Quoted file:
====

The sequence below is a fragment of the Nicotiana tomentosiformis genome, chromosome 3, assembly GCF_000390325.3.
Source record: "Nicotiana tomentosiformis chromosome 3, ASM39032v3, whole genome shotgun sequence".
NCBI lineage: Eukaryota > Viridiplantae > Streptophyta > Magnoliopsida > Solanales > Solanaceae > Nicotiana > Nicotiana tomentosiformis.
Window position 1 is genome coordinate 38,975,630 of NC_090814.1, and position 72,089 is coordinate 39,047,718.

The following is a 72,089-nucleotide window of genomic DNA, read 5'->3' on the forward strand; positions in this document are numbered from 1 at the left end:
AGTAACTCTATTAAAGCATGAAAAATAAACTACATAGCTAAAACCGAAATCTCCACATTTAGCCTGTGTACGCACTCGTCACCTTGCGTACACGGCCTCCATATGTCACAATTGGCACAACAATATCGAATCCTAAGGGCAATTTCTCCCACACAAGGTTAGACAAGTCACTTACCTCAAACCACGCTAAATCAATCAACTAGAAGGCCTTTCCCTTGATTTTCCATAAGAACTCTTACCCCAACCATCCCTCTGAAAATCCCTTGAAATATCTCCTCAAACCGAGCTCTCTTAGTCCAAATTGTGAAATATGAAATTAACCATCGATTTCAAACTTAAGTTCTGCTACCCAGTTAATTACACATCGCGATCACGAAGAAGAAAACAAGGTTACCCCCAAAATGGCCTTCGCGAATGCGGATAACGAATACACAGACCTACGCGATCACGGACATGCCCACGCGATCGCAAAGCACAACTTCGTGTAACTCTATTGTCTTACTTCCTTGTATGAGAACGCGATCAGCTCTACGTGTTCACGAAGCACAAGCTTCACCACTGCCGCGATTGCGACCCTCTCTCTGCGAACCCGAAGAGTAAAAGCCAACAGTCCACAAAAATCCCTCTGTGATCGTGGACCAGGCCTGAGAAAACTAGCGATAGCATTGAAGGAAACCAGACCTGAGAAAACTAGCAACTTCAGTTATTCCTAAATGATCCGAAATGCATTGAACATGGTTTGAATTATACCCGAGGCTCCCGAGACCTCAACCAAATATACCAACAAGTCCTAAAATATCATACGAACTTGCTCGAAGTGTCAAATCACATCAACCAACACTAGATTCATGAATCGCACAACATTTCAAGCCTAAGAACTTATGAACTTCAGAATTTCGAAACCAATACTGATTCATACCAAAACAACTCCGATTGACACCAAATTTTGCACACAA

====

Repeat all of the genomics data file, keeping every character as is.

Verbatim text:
The sequence below is a fragment of the Nicotiana tomentosiformis genome, chromosome 3, assembly GCF_000390325.3.
Source record: "Nicotiana tomentosiformis chromosome 3, ASM39032v3, whole genome shotgun sequence".
NCBI lineage: Eukaryota > Viridiplantae > Streptophyta > Magnoliopsida > Solanales > Solanaceae > Nicotiana > Nicotiana tomentosiformis.
Window position 1 is genome coordinate 38,975,630 of NC_090814.1, and position 72,089 is coordinate 39,047,718.

The following is a 72,089-nucleotide window of genomic DNA, read 5'->3' on the forward strand; positions in this document are numbered from 1 at the left end:
AGTAACTCTATTAAAGCATGAAAAATAAACTACATAGCTAAAACCGAAATCTCCACATTTAGCCTGTGTACGCACTCGTCACCTTGCGTACACGGCCTCCATATGTCACAATTGGCACAACAATATCGAATCCTAAGGGCAATTTCTCCCACACAAGGTTAGACAAGTCACTTACCTCAAACCACGCTAAATCAATCAACTAGAAGGCCTTTCCCTTGATTTTCCATAAGAACTCTTACCCCAACCATCCCTCTGAAAATCCCTTGAAATATCTCCTCAAACCGAGCTCTCTTAGTCCAAATTGTGAAATATGAAATTAACCATCGATTTCAAACTTAAGTTCTGCTACCCAGTTAATTACACATCGCGATCACGAAGAAGAAAACAAGGTTACCCCCAAAATGGCCTTCGCGAATGCGGATAACGAATACACAGACCTACGCGATCACGGACATGCCCACGCGATCGCAAAGCACAACTTCGTGTAACTCTATTGTCTTACTTCCTTGTATGAGAACGCGATCAGCTCTACGTGTTCACGAAGCACAAGCTTCACCACTGCCGCGATTGCGACCCTCTCTCTGCGAACCCGAAGAGTAAAAGCCAACAGTCCACAAAAATCCCTCTGTGATCGTGGACCAGGCCTGAGAAAACTAGCGATAGCATTGAAGGAAACCAGACCTGAGAAAACTAGCAACTTCAGTTATTCCTAAATGATCCGAAATGCATTGAACATGGTTTGAATTATACCCGAGGCTCCCGAGACCTCAACCAAATATACCAACAAGTCCTAAAATATCATACGAACTTGCTCGAAGTGTCAAATCACATCAACCAACACTAGATTCATGAATCGCACAACATTTCAAGCCTAAGAACTTATGAACTTCAGAATTTCGAAACCAATACTGATTCATACCAAAACAACTCCGATTGACACCAAATTTTGCACACAA